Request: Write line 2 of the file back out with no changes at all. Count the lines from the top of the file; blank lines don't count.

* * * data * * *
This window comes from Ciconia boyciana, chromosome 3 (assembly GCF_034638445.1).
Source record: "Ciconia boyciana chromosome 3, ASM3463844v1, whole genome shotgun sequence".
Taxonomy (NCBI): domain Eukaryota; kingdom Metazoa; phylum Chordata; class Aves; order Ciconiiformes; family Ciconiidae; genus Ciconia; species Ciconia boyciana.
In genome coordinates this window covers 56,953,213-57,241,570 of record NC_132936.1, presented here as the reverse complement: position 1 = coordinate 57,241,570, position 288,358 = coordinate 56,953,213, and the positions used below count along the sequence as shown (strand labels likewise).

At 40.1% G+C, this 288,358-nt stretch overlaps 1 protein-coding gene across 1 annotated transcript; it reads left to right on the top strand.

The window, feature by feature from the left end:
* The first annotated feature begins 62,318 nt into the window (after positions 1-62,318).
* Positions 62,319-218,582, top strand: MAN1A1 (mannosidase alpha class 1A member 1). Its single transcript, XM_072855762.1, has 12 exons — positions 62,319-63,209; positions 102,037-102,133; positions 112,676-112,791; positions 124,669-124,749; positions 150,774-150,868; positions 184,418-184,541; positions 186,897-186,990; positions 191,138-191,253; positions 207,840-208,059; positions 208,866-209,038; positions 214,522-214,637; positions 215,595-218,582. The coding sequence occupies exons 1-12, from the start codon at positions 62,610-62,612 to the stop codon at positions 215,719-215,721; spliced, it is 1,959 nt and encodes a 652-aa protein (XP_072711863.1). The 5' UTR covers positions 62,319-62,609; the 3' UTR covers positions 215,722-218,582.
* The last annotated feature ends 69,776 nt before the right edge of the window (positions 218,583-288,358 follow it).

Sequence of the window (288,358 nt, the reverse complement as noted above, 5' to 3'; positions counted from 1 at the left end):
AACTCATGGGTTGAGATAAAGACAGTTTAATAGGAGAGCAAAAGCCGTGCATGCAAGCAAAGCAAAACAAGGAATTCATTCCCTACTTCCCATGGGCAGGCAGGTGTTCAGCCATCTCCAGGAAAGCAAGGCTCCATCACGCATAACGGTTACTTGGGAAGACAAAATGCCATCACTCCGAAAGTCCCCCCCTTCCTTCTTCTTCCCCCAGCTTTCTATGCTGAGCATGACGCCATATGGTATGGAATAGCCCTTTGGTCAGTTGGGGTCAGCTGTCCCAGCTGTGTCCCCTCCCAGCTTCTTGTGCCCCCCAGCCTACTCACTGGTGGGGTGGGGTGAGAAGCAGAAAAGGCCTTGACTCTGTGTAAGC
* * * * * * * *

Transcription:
Source record: "Ciconia boyciana chromosome 3, ASM3463844v1, whole genome shotgun sequence".